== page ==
If they were alive and who they had been before they’d died, they would just be a huge albatross. I don’t have anybody telling me what to do. I don’t have anyone to disappoint. I feel very free. I feel very free when they’re not around. In my first book, I wrote this essay about my mom and when I wrote it I cried. This time around when I wrote about my dad, I didn’t. And I think just as time passes it makes those things easier. And I’d sworn to myself though that this was it. This is it, almost 20 years. I do not need to reexamine their lives and deaths anymore.
This is the last time I’m going to write about them. Not because it’s painful, but just because it’s old, you know? I’m going to be really crass and say how long can I beat this dead horse? But for real, how long?
I’ve just started, but I really do get super shy about writing about my weight and how I feel about myself physically. Like writing that essay where the chair broke at brunch—I wanted to kill everyone in the room and myself so we could never talk about it again.
I think because I haven’t fully decided how I feel about it. I mean, am I going to be a fat liberation person who is like “I don’t care. I do whatever I want. Whatever size I am is what I am.” Or am I going to change and try to see a dietician or whatever my doctor wants me to do? I think because I am so uncomfortable in my body and uncomfortable with what I should be doing, writing about my weight and my body is still tough. But not so tough that I wouldn’t do it.
MF: Do you ever get anxious about writing about your anxieties and then having people read about your anxieties?
SI: Ultimately I feel like every embarrassing or terrible thing I write about is helping someone somewhere. I have gotten the most random [responses to] things I didn’t think would help anybody. People will email me and be like “Thank you for writing about how terrible that plane trip was,” or whatever random thing.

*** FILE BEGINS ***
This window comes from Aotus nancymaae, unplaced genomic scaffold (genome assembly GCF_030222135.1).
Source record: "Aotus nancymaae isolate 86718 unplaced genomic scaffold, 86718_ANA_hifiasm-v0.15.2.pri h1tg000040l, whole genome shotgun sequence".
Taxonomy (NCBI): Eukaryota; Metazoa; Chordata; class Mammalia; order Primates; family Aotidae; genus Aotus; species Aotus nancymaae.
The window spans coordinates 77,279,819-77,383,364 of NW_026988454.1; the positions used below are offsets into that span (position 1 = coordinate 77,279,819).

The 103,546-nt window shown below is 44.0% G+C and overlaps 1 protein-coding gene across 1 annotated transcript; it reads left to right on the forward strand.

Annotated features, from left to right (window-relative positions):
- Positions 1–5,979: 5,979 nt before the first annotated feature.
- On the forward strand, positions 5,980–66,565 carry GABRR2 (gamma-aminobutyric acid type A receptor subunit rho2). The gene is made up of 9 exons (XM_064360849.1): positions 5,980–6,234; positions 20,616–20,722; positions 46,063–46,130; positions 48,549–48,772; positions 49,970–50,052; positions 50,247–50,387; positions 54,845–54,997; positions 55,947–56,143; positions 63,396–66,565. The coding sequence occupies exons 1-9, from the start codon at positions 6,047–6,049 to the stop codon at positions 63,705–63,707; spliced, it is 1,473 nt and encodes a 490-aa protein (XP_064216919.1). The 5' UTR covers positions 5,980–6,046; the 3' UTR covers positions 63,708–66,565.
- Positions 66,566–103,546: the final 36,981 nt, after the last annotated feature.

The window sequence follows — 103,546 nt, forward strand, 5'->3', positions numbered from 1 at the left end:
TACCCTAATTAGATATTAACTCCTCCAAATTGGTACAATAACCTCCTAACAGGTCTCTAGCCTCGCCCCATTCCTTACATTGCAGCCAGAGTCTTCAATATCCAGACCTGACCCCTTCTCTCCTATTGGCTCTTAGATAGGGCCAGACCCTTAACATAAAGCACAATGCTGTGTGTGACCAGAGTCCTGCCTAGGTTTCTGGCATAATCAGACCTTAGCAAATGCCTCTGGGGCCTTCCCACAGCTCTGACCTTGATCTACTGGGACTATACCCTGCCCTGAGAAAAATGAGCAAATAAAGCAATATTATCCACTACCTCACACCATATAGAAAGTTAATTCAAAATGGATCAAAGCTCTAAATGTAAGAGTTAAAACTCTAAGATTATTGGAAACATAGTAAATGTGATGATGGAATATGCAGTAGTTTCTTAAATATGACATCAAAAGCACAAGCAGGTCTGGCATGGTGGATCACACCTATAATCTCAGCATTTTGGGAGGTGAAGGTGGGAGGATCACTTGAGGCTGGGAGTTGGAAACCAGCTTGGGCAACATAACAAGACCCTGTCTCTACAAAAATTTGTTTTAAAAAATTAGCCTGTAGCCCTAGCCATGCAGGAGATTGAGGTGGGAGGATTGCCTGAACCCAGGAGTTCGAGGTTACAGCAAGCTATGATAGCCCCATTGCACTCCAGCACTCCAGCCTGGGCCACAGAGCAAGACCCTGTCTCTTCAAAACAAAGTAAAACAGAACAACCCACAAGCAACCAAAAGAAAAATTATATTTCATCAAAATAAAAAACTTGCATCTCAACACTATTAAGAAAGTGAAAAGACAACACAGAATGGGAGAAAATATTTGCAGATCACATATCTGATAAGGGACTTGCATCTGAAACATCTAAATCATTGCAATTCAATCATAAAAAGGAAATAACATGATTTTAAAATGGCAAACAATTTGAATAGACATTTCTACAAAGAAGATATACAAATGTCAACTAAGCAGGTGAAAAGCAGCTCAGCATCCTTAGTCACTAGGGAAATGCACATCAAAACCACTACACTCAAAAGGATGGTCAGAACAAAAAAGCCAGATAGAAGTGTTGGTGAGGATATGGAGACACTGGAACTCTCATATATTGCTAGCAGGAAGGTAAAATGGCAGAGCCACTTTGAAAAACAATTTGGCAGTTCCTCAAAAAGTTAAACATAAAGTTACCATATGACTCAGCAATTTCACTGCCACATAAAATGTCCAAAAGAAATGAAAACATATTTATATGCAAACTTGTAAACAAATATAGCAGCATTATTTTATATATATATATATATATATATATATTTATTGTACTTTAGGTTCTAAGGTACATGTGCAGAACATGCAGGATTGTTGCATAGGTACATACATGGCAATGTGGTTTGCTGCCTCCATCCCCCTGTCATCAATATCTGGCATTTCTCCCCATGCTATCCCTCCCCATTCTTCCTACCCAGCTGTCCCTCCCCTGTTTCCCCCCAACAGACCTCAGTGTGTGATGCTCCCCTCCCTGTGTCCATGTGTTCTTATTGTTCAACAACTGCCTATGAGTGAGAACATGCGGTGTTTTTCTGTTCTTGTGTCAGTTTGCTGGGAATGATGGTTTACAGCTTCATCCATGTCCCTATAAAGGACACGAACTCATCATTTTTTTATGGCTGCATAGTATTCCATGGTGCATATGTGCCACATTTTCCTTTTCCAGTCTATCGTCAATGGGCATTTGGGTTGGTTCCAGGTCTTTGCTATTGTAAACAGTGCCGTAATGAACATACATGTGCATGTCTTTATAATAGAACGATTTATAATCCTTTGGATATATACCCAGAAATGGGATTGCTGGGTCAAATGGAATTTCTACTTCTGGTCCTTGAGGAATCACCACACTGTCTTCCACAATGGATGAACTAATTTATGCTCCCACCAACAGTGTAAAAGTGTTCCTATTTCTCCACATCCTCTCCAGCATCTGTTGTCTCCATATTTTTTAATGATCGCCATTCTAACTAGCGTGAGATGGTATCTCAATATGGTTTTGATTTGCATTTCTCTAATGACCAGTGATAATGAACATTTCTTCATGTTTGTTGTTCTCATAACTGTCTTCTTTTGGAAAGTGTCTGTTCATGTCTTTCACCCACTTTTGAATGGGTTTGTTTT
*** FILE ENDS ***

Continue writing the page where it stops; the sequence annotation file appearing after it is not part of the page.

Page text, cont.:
So if there’s the potential it could make someone laugh, that’s always my first goal; or if might do some good, then it’s worth it for me to squirm and feel weird about it.
MF: FX is developing a comedy based on Meaty and your blog, with Abbi Jacobson of Broad City and Jessi Klein of Inside Amy Schumer attached to the project. Can you tell me about your work on the show and what it’s like to see your own words transformed into a script for TV?
SI: Well, I am an executive producer, and Jessi and I are writing it, and then Abbi reads it and makes suggestions. We just turned in the first draft of the pilot, which is very cool. I feel so removed from it, because I’m sitting in a little room in Michigan. It doesn’t feel very Hollywood in here right now. It’s really important for me to get fat people on TV and to be talking about inflammatory bowel diseases on television. I can’t, off the top of my head, think of any shows right now that prominently feature someone who has to poop all the time.
That, to me, was the most important thing, is to be representing for all my IBD people out there. So there’s a lot of diarrhea in the pilot. But also talking about, you know, being young but having to take a lot of pills. What if you can’t always afford those pills?
And what hospitals are like when you’re in and out. I really want to be real. Right now, it feels so abstract right? It’s just a bunch of pages with words on them. I feel like I will really bug out when there’s casting and real people attached. Like that’s going to feel crazy… I feel like people will really be into it. And I don’t want it to be a big deal anymore when you see a black character on television just doing normal stuff. Just trying to live and love and all that, you know? I just want there to be more of that on TV. Plus I really want to see a girl with a big ass on TV.
And another thing that is really sort of important to me is hustling. I worked a lot of random jobs and our focus is going to be, at least in the beginning, on the time when I was working for my friend’s dad as his assistant and sort of straddling the line between my own personal poverty but sort of this access to wealth, you know? Because I drove his car, I had his credit cards, and was living this kind of lavish life on one hand, and then went home to my barren studio apartment on the other…
At least at first we’re not going to talk about writing. Like, you know, there’s that idea of the struggling writer, the struggling artist. I wasn’t ever really that. I just had these jobs and kind of wrote on the side. We don’t often see someone who’s young and just fine doing their job and not aspiring for more. I had no aspirations. I still don’t, you know? Probably that should embarrass me to say.
MF: I like your outlook on life. It’s inspiring.
SI: Yeah. I want to make a TV show about a person who is just like “All right, if something good happens to me today, great. If something bad happens I’m going to joke my way through it and come out okay on the other side.” So cross your fingers that they love this show.
Feature photo by Kirsten Jennings.